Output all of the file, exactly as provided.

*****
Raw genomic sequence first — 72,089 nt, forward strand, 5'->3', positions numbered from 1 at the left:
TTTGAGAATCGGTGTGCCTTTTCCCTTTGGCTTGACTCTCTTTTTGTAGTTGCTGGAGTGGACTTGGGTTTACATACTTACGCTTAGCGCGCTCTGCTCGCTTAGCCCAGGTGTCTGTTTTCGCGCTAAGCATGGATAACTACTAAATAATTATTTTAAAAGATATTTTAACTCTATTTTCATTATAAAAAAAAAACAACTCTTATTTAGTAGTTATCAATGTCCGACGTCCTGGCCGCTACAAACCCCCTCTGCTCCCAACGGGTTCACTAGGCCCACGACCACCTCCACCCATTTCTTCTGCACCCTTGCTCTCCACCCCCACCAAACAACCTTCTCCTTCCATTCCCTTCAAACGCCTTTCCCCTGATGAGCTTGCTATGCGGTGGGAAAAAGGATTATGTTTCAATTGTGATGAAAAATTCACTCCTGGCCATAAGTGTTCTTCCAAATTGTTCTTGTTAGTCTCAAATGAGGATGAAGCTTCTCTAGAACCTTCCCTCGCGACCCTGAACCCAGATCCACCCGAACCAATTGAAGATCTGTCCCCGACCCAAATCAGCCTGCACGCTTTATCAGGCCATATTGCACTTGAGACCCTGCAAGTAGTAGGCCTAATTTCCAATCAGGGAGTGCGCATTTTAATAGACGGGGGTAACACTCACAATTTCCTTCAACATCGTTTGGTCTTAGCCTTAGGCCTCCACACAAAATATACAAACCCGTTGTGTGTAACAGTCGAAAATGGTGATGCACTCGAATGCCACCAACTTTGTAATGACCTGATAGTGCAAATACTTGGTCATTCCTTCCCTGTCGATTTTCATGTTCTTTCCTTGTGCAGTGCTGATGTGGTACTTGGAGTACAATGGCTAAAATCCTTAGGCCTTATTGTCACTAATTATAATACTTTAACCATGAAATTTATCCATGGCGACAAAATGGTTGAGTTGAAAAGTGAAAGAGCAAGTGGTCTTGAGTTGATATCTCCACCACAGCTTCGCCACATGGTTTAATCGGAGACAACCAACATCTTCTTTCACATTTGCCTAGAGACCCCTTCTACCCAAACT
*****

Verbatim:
Raw genomic sequence first — 72,089 nt, forward strand, 5'->3', positions numbered from 1 at the left:
TTTGAGAATCGGTGTGCCTTTTCCCTTTGGCTTGACTCTCTTTTTGTAGTTGCTGGAGTGGACTTGGGTTTACATACTTACGCTTAGCGCGCTCTGCTCGCTTAGCCCAGGTGTCTGTTTTCGCGCTAAGCATGGATAACTACTAAATAATTATTTTAAAAGATATTTTAACTCTATTTTCATTATAAAAAAAAAACAACTCTTATTTAGTAGTTATCAATGTCCGACGTCCTGGCCGCTACAAACCCCCTCTGCTCCCAACGGGTTCACTAGGCCCACGACCACCTCCACCCATTTCTTCTGCACCCTTGCTCTCCACCCCCACCAAACAACCTTCTCCTTCCATTCCCTTCAAACGCCTTTCCCCTGATGAGCTTGCTATGCGGTGGGAAAAAGGATTATGTTTCAATTGTGATGAAAAATTCACTCCTGGCCATAAGTGTTCTTCCAAATTGTTCTTGTTAGTCTCAAATGAGGATGAAGCTTCTCTAGAACCTTCCCTCGCGACCCTGAACCCAGATCCACCCGAACCAATTGAAGATCTGTCCCCGACCCAAATCAGCCTGCACGCTTTATCAGGCCATATTGCACTTGAGACCCTGCAAGTAGTAGGCCTAATTTCCAATCAGGGAGTGCGCATTTTAATAGACGGGGGTAACACTCACAATTTCCTTCAACATCGTTTGGTCTTAGCCTTAGGCCTCCACACAAAATATACAAACCCGTTGTGTGTAACAGTCGAAAATGGTGATGCACTCGAATGCCACCAACTTTGTAATGACCTGATAGTGCAAATACTTGGTCATTCCTTCCCTGTCGATTTTCATGTTCTTTCCTTGTGCAGTGCTGATGTGGTACTTGGAGTACAATGGCTAAAATCCTTAGGCCTTATTGTCACTAATTATAATACTTTAACCATGAAATTTATCCATGGCGACAAAATGGTTGAGTTGAAAAGTGAAAGAGCAAGTGGTCTTGAGTTGATATCTCCACCACAGCTTCGCCACATGGTTTAATCGGAGACAACCAACATCTTCTTTCACATTTGCCTAGAGACCCCTTCTACCCAAACT